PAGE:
Multiple-award-winning Minnesota author and parent Kao Kalia Yang remembers the day, more than 35 years ago, when her father climbed with her on his back to the top of a very tall tree in Thailand. His goal was to help her, at age 4, to see there was much more to the world than the refugee camp in which they were living. 

In her new children’s book, “From the Tops of the Trees,” Yang helps youngsters see and understand beyond where they are living – wherever that is.

Beautifully illustrated by Rachel Wada, “Trees” is gentle, personal and understated. On one level, it’s a story of children living difficult lives in a refugee camp. On another, it’s the story of how one father helps his daughter recognize more of the world. When her father reached the top of that tree, he explained: “Look, the world is bigger than this place. … One day my little girl will journey far into the world, to the places her father has never been.”

I asked Yang, whom I’ve known and admired for years, what she wants people to understand about this book. She responded, in part: “We need ways of understanding and articulating the different stories of how people come from different places in search of a home. I see ‘From the Tops of the Trees’ as a powerful story about how the adults in our lives can feed our dreams — even in the midst of tremendously challenging circumstances — but also as a reminder that even in the lives of refugee children, there is beauty, wisdom, and love to offer the world. Sometimes the gifts others have to share are not things we can see; they are stories we can carry forever.”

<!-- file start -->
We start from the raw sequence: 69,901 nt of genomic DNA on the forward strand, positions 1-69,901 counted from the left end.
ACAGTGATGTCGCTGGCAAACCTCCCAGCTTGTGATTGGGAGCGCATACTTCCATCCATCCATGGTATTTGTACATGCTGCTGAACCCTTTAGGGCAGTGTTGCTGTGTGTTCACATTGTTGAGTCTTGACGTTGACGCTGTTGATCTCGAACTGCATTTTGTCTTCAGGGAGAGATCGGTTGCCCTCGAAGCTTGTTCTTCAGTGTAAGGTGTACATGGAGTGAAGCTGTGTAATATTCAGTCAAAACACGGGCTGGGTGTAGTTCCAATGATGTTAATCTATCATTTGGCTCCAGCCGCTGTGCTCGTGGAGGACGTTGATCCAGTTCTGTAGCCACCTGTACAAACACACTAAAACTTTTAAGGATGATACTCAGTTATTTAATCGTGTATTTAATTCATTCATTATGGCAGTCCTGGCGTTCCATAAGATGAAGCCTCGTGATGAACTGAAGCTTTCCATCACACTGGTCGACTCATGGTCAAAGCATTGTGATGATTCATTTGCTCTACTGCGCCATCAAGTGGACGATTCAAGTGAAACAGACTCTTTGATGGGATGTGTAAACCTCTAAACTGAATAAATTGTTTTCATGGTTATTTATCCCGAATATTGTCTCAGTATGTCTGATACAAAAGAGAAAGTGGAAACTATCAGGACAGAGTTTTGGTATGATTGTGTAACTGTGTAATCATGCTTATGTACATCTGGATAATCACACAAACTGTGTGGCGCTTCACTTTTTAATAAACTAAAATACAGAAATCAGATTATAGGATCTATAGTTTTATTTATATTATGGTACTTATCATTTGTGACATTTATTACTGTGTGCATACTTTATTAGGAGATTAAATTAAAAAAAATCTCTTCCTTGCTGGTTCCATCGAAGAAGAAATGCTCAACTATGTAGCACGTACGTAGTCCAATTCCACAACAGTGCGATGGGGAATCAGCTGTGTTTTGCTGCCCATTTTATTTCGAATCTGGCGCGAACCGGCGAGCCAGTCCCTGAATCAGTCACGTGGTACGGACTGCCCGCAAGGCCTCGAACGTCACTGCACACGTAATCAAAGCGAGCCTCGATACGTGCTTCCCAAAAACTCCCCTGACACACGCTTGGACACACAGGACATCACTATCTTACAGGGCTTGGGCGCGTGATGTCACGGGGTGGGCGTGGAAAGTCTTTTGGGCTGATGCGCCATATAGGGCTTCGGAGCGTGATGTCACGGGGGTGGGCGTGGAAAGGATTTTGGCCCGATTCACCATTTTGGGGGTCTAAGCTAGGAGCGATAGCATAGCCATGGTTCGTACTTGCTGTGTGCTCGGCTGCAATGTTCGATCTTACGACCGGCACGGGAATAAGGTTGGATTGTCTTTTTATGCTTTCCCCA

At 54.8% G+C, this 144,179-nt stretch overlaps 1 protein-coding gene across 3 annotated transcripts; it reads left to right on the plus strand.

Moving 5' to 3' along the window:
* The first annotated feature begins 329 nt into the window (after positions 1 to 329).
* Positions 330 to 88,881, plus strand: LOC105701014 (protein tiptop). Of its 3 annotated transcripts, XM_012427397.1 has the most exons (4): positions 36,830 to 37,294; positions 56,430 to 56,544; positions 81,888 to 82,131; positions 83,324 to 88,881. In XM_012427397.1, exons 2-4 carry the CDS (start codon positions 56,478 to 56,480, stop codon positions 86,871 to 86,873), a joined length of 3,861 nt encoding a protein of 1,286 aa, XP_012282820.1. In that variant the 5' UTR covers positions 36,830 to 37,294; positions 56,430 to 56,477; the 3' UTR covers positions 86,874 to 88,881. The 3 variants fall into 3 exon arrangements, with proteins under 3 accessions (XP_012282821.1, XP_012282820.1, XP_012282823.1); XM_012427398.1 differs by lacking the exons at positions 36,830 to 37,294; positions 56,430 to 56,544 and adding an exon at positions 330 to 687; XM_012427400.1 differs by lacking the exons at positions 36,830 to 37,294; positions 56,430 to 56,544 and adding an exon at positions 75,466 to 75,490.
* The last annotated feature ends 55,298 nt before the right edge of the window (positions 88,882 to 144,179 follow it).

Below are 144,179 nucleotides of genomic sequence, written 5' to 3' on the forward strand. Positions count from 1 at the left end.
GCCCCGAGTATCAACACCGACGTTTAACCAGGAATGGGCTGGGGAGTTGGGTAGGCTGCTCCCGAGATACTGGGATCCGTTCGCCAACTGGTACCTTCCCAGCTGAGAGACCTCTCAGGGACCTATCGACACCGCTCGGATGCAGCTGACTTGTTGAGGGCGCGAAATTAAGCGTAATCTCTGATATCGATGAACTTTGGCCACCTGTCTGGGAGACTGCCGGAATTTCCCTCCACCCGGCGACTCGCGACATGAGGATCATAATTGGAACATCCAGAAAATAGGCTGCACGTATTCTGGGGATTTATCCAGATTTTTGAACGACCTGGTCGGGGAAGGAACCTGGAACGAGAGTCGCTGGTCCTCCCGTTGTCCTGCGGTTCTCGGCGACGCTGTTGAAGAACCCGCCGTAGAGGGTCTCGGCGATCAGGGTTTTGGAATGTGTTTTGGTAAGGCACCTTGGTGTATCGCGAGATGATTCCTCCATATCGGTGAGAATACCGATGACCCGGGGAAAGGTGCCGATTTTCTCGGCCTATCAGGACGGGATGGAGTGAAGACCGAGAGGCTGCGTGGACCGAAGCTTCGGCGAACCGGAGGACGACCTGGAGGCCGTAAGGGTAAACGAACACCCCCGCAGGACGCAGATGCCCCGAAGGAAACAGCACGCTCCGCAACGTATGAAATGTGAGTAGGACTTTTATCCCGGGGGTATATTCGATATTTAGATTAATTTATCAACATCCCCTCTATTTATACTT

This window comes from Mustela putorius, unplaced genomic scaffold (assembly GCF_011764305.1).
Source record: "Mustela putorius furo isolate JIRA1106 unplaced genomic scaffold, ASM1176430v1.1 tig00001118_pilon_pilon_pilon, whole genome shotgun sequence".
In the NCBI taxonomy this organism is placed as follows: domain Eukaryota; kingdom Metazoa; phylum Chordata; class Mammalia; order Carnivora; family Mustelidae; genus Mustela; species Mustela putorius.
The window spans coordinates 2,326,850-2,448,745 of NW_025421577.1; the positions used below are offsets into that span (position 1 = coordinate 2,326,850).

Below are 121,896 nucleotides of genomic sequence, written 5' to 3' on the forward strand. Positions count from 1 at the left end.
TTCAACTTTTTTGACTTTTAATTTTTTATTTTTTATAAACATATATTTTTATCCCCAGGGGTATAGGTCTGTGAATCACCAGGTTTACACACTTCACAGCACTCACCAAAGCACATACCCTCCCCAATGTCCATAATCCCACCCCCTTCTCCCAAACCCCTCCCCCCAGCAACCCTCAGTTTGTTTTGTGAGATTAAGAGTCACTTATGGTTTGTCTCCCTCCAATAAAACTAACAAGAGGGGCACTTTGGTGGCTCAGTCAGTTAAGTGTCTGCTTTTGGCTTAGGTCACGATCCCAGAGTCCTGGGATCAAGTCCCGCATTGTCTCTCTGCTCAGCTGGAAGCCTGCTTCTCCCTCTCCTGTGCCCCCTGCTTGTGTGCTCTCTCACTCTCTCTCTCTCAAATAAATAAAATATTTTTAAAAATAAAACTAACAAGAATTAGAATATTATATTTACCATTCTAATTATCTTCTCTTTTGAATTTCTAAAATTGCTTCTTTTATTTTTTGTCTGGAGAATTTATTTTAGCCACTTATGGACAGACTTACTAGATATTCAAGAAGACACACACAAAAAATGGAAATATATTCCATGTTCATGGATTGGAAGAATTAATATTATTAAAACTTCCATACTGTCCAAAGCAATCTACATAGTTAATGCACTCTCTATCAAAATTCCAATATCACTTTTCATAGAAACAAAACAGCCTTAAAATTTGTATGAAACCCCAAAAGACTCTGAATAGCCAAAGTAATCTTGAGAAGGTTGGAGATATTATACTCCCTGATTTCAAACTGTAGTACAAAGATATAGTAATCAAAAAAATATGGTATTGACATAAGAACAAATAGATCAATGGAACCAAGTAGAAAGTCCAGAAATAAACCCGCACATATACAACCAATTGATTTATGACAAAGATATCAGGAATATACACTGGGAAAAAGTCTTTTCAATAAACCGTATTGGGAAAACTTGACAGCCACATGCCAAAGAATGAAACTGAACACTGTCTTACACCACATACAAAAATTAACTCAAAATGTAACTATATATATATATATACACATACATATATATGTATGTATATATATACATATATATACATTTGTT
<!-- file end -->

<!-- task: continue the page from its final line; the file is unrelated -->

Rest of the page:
This is one of the five best children’s books I’ve ever read.

Yang published another very good children’s book last year, “The Shared Room.” With assistance from illustrator Xee Reiter, this book also helps children understand things most haven’t experienced. 

In this case, it’s the death of a sister. “The Shared Room” tells the true story of a family in St. Paul whose 6-year-old child drowned. 

For months, the family, which I know, grieved. The house was very quiet. As Yang writes, “Sometimes the quiet got too loud, and the mother and the father played videos of the girl singing on their phones.”

Months went by. Then the parents asked their oldest child, who was sharing a room with his younger brother, if he wanted to make a change: Would he like to move into the bedroom of the daughter who had died? An emotional question and a heart-rending decision. Yes — after tears and confirmation that she would not return — he moved in. 

The book ends with the family moving while retaining memories of their departed daughter. Those memories were and are “a melt in the freeze of their hearts.” 

Yang has now written eight books and co-edited a ninth that has helped fill this gap. However, many of her books include stories of others, along with the Hmong.

Every family and every youngster will benefit from climbing and looking out on the world from the tall trees that Yang provides in “From the Tops of the Trees.” (Lerner Publishing Group) and “The Shared Room” (University of Minnesota Press). 

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